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-   -   MFR or simply rotating wall??? (https://www.cfd-online.com/Forums/cfx/23275-mfr-simply-rotating-wall.html)

Italianboy November 5, 2006 14:45

MFR or simply rotating wall???
 
I want to simulate a blower-volute system. i know that i can do that using MFR and GGI between volute domain (stationary) and blower domain (rotating). But i am wondering if it is possible to create only one domain and set on cfx_pre the blower walls as rotating walls. What are the differences between the two methods???

Many thanks.

Glenn Horrocks November 5, 2006 16:20

Re: MFR or simply rotating wall???
 
Hi,

If the blower is rotating then the only way is using MFR. Just setting a wall velocity on the blades but keeping them stationary is not meaningful.

Glenn Horrocks

Italianboy November 5, 2006 16:34

Re: MFR or simply rotating wall???
 
Thank you Glenn, but i don't understand why just setting a wall velocity on the blades keeping them stationary is not meaningful.

If you want to study the relative velocity, i agree with you; but if you just want to know for example the difference in pressure between the inlet and the outlet, setting only the wall velocity for blades should be enough.

I am trying to study MFR theory again but i am not able to find an algebrical explanation.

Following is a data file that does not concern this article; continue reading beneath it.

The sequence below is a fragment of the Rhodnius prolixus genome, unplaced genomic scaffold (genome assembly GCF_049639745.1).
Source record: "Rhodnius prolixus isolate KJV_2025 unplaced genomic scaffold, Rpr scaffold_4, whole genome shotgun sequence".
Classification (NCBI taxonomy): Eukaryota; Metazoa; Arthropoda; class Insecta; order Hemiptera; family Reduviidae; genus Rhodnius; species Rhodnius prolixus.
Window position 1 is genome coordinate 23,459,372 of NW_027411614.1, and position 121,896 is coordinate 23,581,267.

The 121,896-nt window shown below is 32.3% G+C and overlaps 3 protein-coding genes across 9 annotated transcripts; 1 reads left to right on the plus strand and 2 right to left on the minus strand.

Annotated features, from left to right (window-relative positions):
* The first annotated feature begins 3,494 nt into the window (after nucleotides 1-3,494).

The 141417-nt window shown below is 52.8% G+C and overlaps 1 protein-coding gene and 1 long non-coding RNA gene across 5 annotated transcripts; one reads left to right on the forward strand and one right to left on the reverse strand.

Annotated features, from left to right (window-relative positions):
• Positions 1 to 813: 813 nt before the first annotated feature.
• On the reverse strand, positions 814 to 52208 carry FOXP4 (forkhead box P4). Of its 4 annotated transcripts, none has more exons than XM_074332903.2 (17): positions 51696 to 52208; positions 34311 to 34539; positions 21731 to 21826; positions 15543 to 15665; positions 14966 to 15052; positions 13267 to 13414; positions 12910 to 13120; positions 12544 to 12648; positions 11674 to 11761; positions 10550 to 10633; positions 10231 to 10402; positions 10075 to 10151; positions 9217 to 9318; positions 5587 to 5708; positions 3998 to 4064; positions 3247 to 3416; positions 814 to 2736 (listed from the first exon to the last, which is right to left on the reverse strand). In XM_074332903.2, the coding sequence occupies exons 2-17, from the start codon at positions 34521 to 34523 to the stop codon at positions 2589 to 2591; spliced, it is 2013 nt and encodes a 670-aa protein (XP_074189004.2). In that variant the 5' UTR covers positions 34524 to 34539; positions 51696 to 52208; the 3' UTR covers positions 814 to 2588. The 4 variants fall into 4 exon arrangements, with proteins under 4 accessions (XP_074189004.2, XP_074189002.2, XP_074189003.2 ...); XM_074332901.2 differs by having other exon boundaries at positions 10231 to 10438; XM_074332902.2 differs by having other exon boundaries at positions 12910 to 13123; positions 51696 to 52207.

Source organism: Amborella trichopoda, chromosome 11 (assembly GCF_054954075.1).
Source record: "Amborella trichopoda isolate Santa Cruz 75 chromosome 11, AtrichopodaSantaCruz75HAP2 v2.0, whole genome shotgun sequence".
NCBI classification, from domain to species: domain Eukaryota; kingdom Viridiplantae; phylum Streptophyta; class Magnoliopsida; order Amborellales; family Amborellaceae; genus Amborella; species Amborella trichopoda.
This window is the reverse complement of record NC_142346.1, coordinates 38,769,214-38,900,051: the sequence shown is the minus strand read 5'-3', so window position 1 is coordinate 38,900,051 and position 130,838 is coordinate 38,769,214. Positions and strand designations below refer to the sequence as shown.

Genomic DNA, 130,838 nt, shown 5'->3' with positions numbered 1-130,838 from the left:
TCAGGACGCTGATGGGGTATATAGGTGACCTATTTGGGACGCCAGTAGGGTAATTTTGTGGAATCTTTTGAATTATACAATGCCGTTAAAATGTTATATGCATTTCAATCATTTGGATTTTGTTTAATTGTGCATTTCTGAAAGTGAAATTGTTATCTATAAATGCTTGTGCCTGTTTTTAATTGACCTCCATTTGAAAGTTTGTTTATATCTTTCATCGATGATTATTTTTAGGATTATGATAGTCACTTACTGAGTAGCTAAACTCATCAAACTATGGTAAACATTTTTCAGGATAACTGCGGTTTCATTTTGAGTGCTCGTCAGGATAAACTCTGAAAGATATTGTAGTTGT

Many thanks again.

Bye


Camilo Costa November 5, 2006 18:02

Re: MFR or simply rotating wall???
 
In CFX tutorial have one example whit MFR!!!

Italianboy November 6, 2006 02:43

Re: MFR or simply rotating wall???
 
I know Camilo, the question was another.

Thanks

Glenn Horrocks November 6, 2006 16:08

Re: MFR or simply rotating wall???
 
Hi,

Keeping the mesh stationary but imposing a wall velocity is not meaningful. Try this mental experiment: Flow along a flat plate where the flat plate has a velocity perpendicular to the flow. Fluid which goes near the front of the plate is deflected upwards due to the wall velocity. This means no fluid can follow the surface of the plate as it has all been deflected upwards and continues to the exit with no influence of the wall. Some strange form of separation forms and I bet it won't converge.

As I said, this setup is not meaningful.

Glenn Horrocks

Bian November 6, 2006 16:28

Re: MFR or simply rotating wall???
 
MFR is totally different from moving wall!!!

In rotating frame, the governing N-S equation for the flow has centrifugal force in it. Everyone forgot?

If your volute is round (or nearly), you might simplify the problem by simulating all in the rotating frame, and setting reverse direction rotating wall for the volute wall.

Bian


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